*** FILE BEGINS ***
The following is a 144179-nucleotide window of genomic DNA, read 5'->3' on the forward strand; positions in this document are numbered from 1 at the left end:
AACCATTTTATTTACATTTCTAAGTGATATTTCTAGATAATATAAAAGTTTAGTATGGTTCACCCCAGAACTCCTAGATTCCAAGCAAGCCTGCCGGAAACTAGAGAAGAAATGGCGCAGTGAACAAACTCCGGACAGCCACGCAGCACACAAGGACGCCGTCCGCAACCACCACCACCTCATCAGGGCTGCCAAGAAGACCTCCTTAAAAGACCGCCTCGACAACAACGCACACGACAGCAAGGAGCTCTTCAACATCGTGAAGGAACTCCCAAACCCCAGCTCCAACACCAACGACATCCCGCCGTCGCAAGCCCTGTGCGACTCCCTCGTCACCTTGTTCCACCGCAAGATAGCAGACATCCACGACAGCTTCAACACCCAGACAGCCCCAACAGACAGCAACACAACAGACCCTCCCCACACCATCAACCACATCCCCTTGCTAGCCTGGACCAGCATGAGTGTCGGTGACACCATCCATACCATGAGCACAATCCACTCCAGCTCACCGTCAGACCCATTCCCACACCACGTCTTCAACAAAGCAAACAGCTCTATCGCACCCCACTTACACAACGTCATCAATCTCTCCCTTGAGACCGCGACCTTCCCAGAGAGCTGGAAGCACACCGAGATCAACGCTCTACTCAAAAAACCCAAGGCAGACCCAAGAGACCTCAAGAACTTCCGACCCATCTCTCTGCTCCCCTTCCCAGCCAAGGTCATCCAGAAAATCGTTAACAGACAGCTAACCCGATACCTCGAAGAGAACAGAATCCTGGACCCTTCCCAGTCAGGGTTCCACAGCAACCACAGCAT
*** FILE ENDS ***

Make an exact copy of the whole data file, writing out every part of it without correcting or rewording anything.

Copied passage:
The following is a 144179-nucleotide window of genomic DNA, read 5'->3' on the forward strand; positions in this document are numbered from 1 at the left end:
AACCATTTTATTTACATTTCTAAGTGATATTTCTAGATAATATAAAAGTTTAGTATGGTTCACCCCAGAACTCCTAGATTCCAAGCAAGCCTGCCGGAAACTAGAGAAGAAATGGCGCAGTGAACAAACTCCGGACAGCCACGCAGCACACAAGGACGCCGTCCGCAACCACCACCACCTCATCAGGGCTGCCAAGAAGACCTCCTTAAAAGACCGCCTCGACAACAACGCACACGACAGCAAGGAGCTCTTCAACATCGTGAAGGAACTCCCAAACCCCAGCTCCAACACCAACGACATCCCGCCGTCGCAAGCCCTGTGCGACTCCCTCGTCACCTTGTTCCACCGCAAGATAGCAGACATCCACGACAGCTTCAACACCCAGACAGCCCCAACAGACAGCAACACAACAGACCCTCCCCACACCATCAACCACATCCCCTTGCTAGCCTGGACCAGCATGAGTGTCGGTGACACCATCCATACCATGAGCACAATCCACTCCAGCTCACCGTCAGACCCATTCCCACACCACGTCTTCAACAAAGCAAACAGCTCTATCGCACCCCACTTACACAACGTCATCAATCTCTCCCTTGAGACCGCGACCTTCCCAGAGAGCTGGAAGCACACCGAGATCAACGCTCTACTCAAAAAACCCAAGGCAGACCCAAGAGACCTCAAGAACTTCCGACCCATCTCTCTGCTCCCCTTCCCAGCCAAGGTCATCCAGAAAATCGTTAACAGACAGCTAACCCGATACCTCGAAGAGAACAGAATCCTGGACCCTTCCCAGTCAGGGTTCCACAGCAACCACAGCAT